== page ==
Looking good, feeling good: The many benefits of exercise and good nutrition


You don’t need to be a swimsuit model or a world-class athlete to know that when you look good, you feel good. The improved physique you get from regular exercise comes with a biochemical benefit that literally leaves you feeling happier. When regular exercise is coupled with a healthy diet, you can expect lower stress levels, decreased blood pressure, and improved cognitive functioning. If you’re thinking about adopting a healthier lifestyle, consider the many benefits you’ll derive from eating right and staying physically active. What’s better than achieving a trim, athletic body that makes you feel great about yourself?

A package deal

A 2013 Stanford University research project revealed that subjects who began dieting and exercising at the same time were able to increase their physical activity to more than two hours a week and got five to nine servings each day of vegetables and fruits. They also succeeded in reducing saturated fat intake by 10 percent. Those who just did one or the other (diet or exercise) only attained dietary or exercise goals and realized fewer overall health benefits than those who did both.

Helping hands

One important factor in making a healthy lifestyle change is to find support and encouragement from others who are working toward the same objectives. That means exercising and observing dietary modifications with a small group of friends or co-workers, or joining a large exercise group. In addition to emotional support, companions can help make sure you’re doing exercises correctly, completing a set number of laps and generally helping you stay with the program.


An exercise group provides a consistent workout schedule and engaging approaches to physical activity, which offer opportunities for greater social interaction. Fitness professionals who lead exercise groups structure workout programs so that you improve both muscular and cardiovascular fitness.

The bottom line

Exercise and healthy dietary choices can help you shed pounds, strengthen both bones and muscles, achieve a better mental outlook, lessen your risk of heart disease and some cancers, and help you live longer. One of the best things about combining exercise and healthy eating is that you won’t require quite as much high-impact physical activity if you reduce your caloric intake and stick to a well-rounded diet. Senior citizens are better able to perform daily activities and are at reduced risks for falls and broken bones. If you’ve always enjoyed playing a sport, such as tennis or basketball, chances are you’ll be able to continue playing longer if pay close attention to the foods you eat.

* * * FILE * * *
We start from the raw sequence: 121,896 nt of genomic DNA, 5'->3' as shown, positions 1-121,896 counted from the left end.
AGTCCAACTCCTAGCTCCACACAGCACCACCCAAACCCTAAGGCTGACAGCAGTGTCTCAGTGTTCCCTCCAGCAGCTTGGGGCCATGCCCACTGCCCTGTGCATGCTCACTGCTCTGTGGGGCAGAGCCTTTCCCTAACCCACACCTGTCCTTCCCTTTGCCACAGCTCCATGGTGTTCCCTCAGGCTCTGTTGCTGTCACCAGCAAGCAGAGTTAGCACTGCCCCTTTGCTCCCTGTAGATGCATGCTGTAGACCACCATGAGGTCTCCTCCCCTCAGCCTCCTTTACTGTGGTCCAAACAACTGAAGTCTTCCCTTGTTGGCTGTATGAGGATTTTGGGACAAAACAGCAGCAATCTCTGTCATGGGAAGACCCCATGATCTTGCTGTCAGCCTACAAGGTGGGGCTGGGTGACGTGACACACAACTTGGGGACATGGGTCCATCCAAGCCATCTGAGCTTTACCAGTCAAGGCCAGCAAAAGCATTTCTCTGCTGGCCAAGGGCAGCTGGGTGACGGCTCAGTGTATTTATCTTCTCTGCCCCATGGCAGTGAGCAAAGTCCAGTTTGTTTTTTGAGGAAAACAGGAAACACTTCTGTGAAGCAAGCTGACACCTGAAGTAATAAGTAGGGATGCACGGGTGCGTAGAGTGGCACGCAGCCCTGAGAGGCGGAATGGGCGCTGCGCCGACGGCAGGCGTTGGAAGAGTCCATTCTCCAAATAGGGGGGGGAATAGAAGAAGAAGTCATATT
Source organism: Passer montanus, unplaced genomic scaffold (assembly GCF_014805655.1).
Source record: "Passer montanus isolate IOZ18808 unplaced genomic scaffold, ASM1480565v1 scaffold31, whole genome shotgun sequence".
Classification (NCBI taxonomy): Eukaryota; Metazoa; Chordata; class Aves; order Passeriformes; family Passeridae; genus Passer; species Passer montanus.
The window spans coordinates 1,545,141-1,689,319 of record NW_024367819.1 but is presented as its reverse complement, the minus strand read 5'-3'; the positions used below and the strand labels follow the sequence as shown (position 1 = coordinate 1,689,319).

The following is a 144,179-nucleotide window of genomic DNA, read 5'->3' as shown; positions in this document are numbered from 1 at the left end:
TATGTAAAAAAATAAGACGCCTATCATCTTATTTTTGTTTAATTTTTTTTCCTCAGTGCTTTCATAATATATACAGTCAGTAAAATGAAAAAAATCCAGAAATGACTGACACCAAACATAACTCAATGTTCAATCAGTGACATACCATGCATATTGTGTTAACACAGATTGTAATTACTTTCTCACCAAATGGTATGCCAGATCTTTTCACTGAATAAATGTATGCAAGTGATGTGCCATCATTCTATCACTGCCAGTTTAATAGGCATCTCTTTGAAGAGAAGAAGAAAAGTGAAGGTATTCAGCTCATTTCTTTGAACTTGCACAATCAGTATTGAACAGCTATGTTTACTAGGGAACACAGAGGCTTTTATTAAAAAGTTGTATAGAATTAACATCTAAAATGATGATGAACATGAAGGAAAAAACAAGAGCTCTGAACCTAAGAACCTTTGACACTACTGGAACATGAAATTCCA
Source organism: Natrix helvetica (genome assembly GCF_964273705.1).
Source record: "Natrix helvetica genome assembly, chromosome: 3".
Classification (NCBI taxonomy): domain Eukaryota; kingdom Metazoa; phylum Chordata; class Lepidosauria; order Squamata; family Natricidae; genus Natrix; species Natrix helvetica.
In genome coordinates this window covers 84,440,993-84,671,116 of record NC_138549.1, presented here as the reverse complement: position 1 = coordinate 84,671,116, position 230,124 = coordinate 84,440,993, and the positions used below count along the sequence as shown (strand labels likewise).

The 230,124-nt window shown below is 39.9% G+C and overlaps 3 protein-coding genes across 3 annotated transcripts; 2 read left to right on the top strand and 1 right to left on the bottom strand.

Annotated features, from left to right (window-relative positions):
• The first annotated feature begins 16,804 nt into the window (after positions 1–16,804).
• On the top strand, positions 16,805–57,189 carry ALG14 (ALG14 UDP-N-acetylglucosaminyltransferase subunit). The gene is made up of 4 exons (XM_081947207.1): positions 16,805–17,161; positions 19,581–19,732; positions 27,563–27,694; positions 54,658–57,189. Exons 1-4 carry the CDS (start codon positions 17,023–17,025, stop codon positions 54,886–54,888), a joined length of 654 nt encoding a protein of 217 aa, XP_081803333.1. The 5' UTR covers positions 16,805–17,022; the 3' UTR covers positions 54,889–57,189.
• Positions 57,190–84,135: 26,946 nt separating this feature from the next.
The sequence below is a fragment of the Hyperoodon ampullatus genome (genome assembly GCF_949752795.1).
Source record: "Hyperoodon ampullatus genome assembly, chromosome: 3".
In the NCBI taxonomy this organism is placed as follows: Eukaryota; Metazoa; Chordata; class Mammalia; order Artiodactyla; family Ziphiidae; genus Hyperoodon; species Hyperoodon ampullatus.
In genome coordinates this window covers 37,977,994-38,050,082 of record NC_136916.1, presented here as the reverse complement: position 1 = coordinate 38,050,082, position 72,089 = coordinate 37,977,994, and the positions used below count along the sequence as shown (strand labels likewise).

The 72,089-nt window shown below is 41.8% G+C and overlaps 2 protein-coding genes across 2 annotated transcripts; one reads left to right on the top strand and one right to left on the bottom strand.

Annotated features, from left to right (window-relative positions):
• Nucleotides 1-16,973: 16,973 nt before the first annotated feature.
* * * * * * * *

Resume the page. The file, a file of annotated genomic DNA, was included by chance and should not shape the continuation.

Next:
A holistic approach

Good nutrition can help treat multiple conditions, such as chronic pain, depression or even drug addiction. An effective strategy for coping with a chronic health problem requires a comprehensive approach involving a well-balanced diet and maintaining a healthy weight. Exercise, which releases pleasure-inducing endorphins in the brain, mitigates some of the effects of depression and chronic pain. Both conditions can leave victims in a state of lethargy, with little energy for anything but sitting around. A balance of nutrition and exercise helps keep you motivated to manage a potentially debilitating physical or mental condition.

Exercising at home

If you’re rarely motivated to get to a gym, consider creating an exercise area at home. You can mark out a few square feet to do sit-ups, leg lifts and stretching exercises, or you can go a bit further and add weights or a home workout machine. A few helpful items include dumbbells or kettlebells, a yoga or pilates mat, resistance bands, and a doorframe pull-up bar.

A little progress can spur you on to greater things. Dropping a little weight or feeling a bit more energetic can give you the boost you need to make a major lifestyle improvement, look good and feel great.

Courtesy of Pixabay.com.

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